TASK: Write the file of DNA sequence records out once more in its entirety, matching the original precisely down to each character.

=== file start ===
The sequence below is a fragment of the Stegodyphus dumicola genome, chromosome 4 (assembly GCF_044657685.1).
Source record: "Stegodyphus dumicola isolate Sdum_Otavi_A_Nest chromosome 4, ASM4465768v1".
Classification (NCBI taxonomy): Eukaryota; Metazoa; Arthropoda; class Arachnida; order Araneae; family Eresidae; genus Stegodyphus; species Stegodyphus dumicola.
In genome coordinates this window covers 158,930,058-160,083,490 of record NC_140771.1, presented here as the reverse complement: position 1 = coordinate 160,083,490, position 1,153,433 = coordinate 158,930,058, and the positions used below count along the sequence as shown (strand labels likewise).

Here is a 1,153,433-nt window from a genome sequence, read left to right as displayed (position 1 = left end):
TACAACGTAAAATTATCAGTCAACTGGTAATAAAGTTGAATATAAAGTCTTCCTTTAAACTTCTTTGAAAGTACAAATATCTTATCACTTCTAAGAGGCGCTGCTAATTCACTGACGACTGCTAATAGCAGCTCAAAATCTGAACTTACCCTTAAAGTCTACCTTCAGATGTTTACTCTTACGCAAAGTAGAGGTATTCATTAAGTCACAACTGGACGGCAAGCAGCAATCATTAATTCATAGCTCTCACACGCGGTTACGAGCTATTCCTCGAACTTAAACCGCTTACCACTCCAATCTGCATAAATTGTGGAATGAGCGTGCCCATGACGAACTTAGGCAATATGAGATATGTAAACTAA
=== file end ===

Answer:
The sequence below is a fragment of the Stegodyphus dumicola genome, chromosome 4 (assembly GCF_044657685.1).
Source record: "Stegodyphus dumicola isolate Sdum_Otavi_A_Nest chromosome 4, ASM4465768v1".
Classification (NCBI taxonomy): Eukaryota; Metazoa; Arthropoda; class Arachnida; order Araneae; family Eresidae; genus Stegodyphus; species Stegodyphus dumicola.
In genome coordinates this window covers 158,930,058-160,083,490 of record NC_140771.1, presented here as the reverse complement: position 1 = coordinate 160,083,490, position 1,153,433 = coordinate 158,930,058, and the positions used below count along the sequence as shown (strand labels likewise).

Here is a 1,153,433-nt window from a genome sequence, read left to right as displayed (position 1 = left end):
TACAACGTAAAATTATCAGTCAACTGGTAATAAAGTTGAATATAAAGTCTTCCTTTAAACTTCTTTGAAAGTACAAATATCTTATCACTTCTAAGAGGCGCTGCTAATTCACTGACGACTGCTAATAGCAGCTCAAAATCTGAACTTACCCTTAAAGTCTACCTTCAGATGTTTACTCTTACGCAAAGTAGAGGTATTCATTAAGTCACAACTGGACGGCAAGCAGCAATCATTAATTCATAGCTCTCACACGCGGTTACGAGCTATTCCTCGAACTTAAACCGCTTACCACTCCAATCTGCATAAATTGTGGAATGAGCGTGCCCATGACGAACTTAGGCAATATGAGATATGTAAACTAA